Parents Who Allow Verbal Abuse

August 24, 2023 Cheryl Wozny

As with adults, children may use verbal abuse in their daily lives for various reasons. Sometimes, parents allow verbal abuse and will not correct their children when they exhibit this damaging behavior.

Why Do Parents Allow Children to Verbally Abuse Others? 

Unfortunately, there are no restrictions on verbal abuse. Even young children can yell insults and make degrading comments to others. Parents may unknowingly allow verbally abusive behavior to continue if they are unaware of it happening or don't believe it's a problem. However, some parents will neglect to correct a child who is verbally abusive because of their own impression of abuse.

Of course, children are not born to be abusers. This behavior can be learned as a youngster from those who are close to the child. The reasons why children use verbal abuse can vary, depending on their circumstances. Some common reasons may include: 

Not every child will be verbally abusive when these situations apply, but they can be circumstances that allow verbal abuse. As a mother of four, I see how different my children are, even when facing the same situations. All of my kids responded differently to circumstances when verbal abuse was present in our lives. The after-effects I experienced from my own experience with verbal abuse motivated me to ensure that I would raise them without relying on verbal abuse as a parenting method.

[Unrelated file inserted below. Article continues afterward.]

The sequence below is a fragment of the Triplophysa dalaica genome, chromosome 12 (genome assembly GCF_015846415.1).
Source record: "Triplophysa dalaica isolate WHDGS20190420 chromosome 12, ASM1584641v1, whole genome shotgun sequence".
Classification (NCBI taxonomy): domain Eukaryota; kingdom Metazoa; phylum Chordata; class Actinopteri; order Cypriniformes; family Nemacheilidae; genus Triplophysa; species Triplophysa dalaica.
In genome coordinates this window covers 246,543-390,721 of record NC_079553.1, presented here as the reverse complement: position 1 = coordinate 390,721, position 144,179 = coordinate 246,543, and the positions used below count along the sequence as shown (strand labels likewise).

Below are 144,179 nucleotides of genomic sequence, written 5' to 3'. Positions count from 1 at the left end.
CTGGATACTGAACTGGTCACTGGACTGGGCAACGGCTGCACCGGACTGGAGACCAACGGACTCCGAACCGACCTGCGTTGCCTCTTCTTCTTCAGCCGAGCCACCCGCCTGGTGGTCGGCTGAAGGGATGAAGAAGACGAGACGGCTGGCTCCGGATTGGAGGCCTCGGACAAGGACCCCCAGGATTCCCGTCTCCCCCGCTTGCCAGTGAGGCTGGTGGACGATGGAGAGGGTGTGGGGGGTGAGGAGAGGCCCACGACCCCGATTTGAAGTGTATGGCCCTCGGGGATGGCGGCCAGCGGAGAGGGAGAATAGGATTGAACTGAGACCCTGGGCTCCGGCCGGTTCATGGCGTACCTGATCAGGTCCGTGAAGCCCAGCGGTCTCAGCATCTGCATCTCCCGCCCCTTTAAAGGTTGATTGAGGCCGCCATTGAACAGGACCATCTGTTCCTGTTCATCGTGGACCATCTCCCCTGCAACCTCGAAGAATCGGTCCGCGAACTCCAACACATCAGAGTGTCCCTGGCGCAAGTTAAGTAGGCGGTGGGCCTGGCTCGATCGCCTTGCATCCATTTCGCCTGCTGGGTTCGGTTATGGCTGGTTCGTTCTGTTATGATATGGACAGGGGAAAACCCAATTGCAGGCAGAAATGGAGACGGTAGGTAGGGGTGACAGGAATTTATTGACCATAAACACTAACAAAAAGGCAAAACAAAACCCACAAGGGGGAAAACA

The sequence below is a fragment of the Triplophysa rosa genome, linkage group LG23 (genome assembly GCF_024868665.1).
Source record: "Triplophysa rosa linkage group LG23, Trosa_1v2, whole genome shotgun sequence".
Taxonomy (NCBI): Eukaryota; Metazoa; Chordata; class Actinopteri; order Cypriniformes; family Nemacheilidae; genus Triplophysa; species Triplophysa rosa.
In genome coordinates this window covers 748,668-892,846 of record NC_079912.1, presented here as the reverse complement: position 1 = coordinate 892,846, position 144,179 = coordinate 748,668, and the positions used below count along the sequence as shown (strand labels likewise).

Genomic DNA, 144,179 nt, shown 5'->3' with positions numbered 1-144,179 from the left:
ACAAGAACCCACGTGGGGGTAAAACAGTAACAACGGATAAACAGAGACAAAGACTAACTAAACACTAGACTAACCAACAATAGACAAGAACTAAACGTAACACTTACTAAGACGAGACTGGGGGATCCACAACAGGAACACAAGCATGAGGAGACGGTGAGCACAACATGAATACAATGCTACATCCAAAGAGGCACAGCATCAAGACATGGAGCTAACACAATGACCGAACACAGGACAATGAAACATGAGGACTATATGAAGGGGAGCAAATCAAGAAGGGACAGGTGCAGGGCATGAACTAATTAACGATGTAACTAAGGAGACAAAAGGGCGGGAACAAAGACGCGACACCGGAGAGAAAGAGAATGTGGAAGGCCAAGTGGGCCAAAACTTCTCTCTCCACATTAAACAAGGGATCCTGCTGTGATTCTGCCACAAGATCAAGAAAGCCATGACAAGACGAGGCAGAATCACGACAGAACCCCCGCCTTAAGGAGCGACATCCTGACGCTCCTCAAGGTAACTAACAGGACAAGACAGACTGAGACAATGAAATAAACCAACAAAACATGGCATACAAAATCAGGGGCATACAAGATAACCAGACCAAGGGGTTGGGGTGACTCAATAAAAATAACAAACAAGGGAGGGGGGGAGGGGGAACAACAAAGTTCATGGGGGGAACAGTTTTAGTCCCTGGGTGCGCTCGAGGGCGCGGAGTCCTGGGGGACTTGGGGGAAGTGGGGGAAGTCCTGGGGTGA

Not Allowing Verbal Abuse as a Parent 

It can be challenging to parent a child who uses verbal abuse as a method of communication. Some parents may ignore these off-handed negative comments if they are infrequent, thinking the behavior isn't a big problem. However, a parent should never allow verbal abuse. Not only will the child think these actions are acceptable, but they will continue to use verbal abuse as they mature. Although some people think a toddler yelling at them is cute, a teenager yelling insults years later is not.

Some helpful tips I used when, as a parent, I didn't allow verbal abuse at home or school include: 

  • Remaining calm with a neutral tone
  • Listening to the child
  • Understanding what the child wanted or needed
  • Offering alternative methods to verbal abuse
  • Using open communication without judgment

Raising and caring for children is one of the toughest jobs in the world. It's everyone's responsibility to speak up if they witness a child being verbally abusive. If we work together, we can ensure the next generation will be healthier and happier without using abusive tactics in their relationships. 

APA Reference
Wozny, C. (2023, August 24). Parents Who Allow Verbal Abuse, HealthyPlace. Retrieved on 2023, August 29 from

Author: Cheryl Wozny

Cheryl Wozny is a freelance writer and published author of several books, including mental health resources for children titled, Why Is My Mommy So Sad? and Why is My Daddy So Sick? Writing has become her way of healing and helping others. Find Cheryl on TwitterInstagramFacebook, and her blog

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